Introduction to the Eastman Csound Library
(This section last updated August 2004, Allan Schindler)
The Eastman Csound Library, the topic of this extract from the Eastman Computer Music Center Users’ Guide, is a collection of front-end programs, "instrument" algorithms, score file preparation programs and assorted utilities designed to simplify ECMC/CEMC users’ introduction to, and use of, the Csound music compiler. Csound is a widely used software audio synthesis and signal processing package, available at no cost under the LGPL (Lesser General Public License) from the Csound Home Page web site (http://csounds.com) inversions Linux (and other flavors of Unix), Macintosh and Windows.Csound initially was developed on Unix systems during the 1980s by a team led by Barry Vercoe at the Massachusetts Institute of Technology and employed a commands issued from shell windows. During the 1990s the Csound programs were ported to Macintosh, Windows and other platforms. Today, cross-platform development of the "canonical" (official) Csound source code continues by a world-wide group of Csound users, coordinated by John Ffitch, who update "canonical" (officially supported) versions of the language.
Like other software music compilers (such as Cmix and cmusic) that have been written at academic computer music centers, Csound has its roots in the very first music compilers, called Music I through Music V, written by Max Mathews at Bell Labs beginning around 1957. In most of these compilers, the fundamental means of creating or modifying sounds is a user-defined synthesis or signal processing algorithm, called an instrument inCsound. The algorithm consists of a step-by-step sequence of mathematical and logical operations, coded in the Csound compiler language, and then executed by the CPU. Often, these operations are very similar to the types of operations that takeplace within the electrical circuits of hardware synthesizers, amplifiers, mixing consoles and other types of audio gear. Aparticular instrument algorithm, which generates a particular type of audio signal or timbre, might be likened to a particular "patch" available on a hardware synthesizer or sampler. Alternatively, analgorithm might add reverberation, or echos, to a previously created soundfile, or to the audio signals being generated simultaneously by some other instrument within the same compile job.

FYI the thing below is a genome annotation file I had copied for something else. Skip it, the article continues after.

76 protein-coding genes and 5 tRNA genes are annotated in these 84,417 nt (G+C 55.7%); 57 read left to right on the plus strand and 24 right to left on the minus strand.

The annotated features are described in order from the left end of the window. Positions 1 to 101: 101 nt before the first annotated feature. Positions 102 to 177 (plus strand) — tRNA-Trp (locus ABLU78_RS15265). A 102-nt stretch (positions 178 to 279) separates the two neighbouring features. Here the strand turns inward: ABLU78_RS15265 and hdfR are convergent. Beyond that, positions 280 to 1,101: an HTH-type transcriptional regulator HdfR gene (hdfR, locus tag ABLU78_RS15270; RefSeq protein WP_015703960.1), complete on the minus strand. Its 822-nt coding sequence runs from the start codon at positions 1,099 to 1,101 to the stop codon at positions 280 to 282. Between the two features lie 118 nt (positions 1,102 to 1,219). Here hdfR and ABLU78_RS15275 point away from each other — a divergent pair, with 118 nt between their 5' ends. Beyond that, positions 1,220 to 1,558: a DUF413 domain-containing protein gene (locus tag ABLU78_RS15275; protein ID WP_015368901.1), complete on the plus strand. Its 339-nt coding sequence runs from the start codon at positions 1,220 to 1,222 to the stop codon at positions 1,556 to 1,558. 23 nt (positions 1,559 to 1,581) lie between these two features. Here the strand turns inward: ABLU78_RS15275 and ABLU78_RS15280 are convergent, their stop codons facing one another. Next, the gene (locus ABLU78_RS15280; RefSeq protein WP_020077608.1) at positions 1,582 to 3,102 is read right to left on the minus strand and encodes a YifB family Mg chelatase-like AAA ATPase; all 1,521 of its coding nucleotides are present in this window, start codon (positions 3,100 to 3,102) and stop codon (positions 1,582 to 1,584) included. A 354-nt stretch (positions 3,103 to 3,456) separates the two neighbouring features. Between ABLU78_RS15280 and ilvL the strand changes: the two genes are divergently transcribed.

Read more in the attached PDF.